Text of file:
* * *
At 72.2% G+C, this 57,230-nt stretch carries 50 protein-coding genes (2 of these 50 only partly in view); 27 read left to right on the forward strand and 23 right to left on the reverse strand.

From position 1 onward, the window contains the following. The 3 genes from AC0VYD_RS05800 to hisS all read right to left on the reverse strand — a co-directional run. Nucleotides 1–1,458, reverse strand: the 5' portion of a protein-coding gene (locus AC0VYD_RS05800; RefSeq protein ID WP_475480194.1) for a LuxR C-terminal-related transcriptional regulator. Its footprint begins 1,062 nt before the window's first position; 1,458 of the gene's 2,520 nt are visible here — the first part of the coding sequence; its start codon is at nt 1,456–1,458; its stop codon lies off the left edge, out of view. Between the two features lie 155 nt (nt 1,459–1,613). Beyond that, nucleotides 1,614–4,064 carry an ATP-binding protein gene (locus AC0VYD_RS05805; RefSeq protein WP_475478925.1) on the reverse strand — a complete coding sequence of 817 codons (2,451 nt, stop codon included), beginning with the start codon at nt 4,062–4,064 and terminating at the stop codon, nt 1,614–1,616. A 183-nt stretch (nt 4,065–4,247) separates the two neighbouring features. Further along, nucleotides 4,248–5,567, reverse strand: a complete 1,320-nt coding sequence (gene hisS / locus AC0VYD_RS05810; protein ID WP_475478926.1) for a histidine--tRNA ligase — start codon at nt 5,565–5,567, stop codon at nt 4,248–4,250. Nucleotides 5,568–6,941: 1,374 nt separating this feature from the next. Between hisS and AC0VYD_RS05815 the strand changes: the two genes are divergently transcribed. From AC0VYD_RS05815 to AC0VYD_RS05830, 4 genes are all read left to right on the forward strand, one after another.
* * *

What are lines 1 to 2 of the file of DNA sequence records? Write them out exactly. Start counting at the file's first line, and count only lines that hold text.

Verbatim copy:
At 72.2% G+C, this 57,230-nt stretch carries 50 protein-coding genes (2 of these 50 only partly in view); 27 read left to right on the forward strand and 23 right to left on the reverse strand.

From position 1 onward, the window contains the following. The 3 genes from AC0VYD_RS05800 to hisS all read right to left on the reverse strand — a co-directional run. Nucleotides 1–1,458, reverse strand: the 5' portion of a protein-coding gene (locus AC0VYD_RS05800; RefSeq protein ID WP_475480194.1) for a LuxR C-terminal-related transcriptional regulator. Its footprint begins 1,062 nt before the window's first position; 1,458 of the gene's 2,520 nt are visible here — the first part of the coding sequence; its start codon is at nt 1,456–1,458; its stop codon lies off the left edge, out of view. Between the two features lie 155 nt (nt 1,459–1,613). Beyond that, nucleotides 1,614–4,064 carry an ATP-binding protein gene (locus AC0VYD_RS05805; RefSeq protein WP_475478925.1) on the reverse strand — a complete coding sequence of 817 codons (2,451 nt, stop codon included), beginning with the start codon at nt 4,062–4,064 and terminating at the stop codon, nt 1,614–1,616. A 183-nt stretch (nt 4,065–4,247) separates the two neighbouring features. Further along, nucleotides 4,248–5,567, reverse strand: a complete 1,320-nt coding sequence (gene hisS / locus AC0VYD_RS05810; protein ID WP_475478926.1) for a histidine--tRNA ligase — start codon at nt 5,565–5,567, stop codon at nt 4,248–4,250. Nucleotides 5,568–6,941: 1,374 nt separating this feature from the next. Between hisS and AC0VYD_RS05815 the strand changes: the two genes are divergently transcribed. From AC0VYD_RS05815 to AC0VYD_RS05830, 4 genes are all read left to right on the forward strand, one after another.